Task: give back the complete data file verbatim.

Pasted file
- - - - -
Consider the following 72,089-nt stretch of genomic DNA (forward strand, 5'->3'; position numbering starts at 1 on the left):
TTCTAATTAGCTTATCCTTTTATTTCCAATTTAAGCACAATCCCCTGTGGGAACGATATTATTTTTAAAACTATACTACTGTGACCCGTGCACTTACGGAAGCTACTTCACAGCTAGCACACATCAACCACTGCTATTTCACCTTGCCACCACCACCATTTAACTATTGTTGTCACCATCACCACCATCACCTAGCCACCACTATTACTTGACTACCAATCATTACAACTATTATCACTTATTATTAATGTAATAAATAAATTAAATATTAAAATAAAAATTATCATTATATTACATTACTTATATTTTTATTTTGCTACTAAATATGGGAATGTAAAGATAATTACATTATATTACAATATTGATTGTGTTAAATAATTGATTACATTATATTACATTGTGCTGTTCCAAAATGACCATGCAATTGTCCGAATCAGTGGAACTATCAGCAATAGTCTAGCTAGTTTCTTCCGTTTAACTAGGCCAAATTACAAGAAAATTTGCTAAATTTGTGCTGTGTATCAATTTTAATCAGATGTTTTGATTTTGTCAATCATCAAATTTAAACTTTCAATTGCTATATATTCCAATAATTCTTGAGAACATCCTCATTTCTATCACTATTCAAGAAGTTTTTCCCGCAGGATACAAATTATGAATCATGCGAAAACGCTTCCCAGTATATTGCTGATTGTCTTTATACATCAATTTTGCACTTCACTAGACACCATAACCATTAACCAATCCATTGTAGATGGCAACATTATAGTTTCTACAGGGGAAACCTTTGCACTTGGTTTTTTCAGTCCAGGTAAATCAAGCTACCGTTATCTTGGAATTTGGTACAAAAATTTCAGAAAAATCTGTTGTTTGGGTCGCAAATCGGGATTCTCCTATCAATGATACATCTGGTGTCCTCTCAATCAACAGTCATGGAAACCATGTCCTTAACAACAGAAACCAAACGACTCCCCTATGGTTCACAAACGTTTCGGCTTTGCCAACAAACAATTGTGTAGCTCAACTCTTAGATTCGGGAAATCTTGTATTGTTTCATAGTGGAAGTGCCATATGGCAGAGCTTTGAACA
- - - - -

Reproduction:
Consider the following 72,089-nt stretch of genomic DNA (forward strand, 5'->3'; position numbering starts at 1 on the left):
TTCTAATTAGCTTATCCTTTTATTTCCAATTTAAGCACAATCCCCTGTGGGAACGATATTATTTTTAAAACTATACTACTGTGACCCGTGCACTTACGGAAGCTACTTCACAGCTAGCACACATCAACCACTGCTATTTCACCTTGCCACCACCACCATTTAACTATTGTTGTCACCATCACCACCATCACCTAGCCACCACTATTACTTGACTACCAATCATTACAACTATTATCACTTATTATTAATGTAATAAATAAATTAAATATTAAAATAAAAATTATCATTATATTACATTACTTATATTTTTATTTTGCTACTAAATATGGGAATGTAAAGATAATTACATTATATTACAATATTGATTGTGTTAAATAATTGATTACATTATATTACATTGTGCTGTTCCAAAATGACCATGCAATTGTCCGAATCAGTGGAACTATCAGCAATAGTCTAGCTAGTTTCTTCCGTTTAACTAGGCCAAATTACAAGAAAATTTGCTAAATTTGTGCTGTGTATCAATTTTAATCAGATGTTTTGATTTTGTCAATCATCAAATTTAAACTTTCAATTGCTATATATTCCAATAATTCTTGAGAACATCCTCATTTCTATCACTATTCAAGAAGTTTTTCCCGCAGGATACAAATTATGAATCATGCGAAAACGCTTCCCAGTATATTGCTGATTGTCTTTATACATCAATTTTGCACTTCACTAGACACCATAACCATTAACCAATCCATTGTAGATGGCAACATTATAGTTTCTACAGGGGAAACCTTTGCACTTGGTTTTTTCAGTCCAGGTAAATCAAGCTACCGTTATCTTGGAATTTGGTACAAAAATTTCAGAAAAATCTGTTGTTTGGGTCGCAAATCGGGATTCTCCTATCAATGATACATCTGGTGTCCTCTCAATCAACAGTCATGGAAACCATGTCCTTAACAACAGAAACCAAACGACTCCCCTATGGTTCACAAACGTTTCGGCTTTGCCAACAAACAATTGTGTAGCTCAACTCTTAGATTCGGGAAATCTTGTATTGTTTCATAGTGGAAGTGCCATATGGCAGAGCTTTGAACA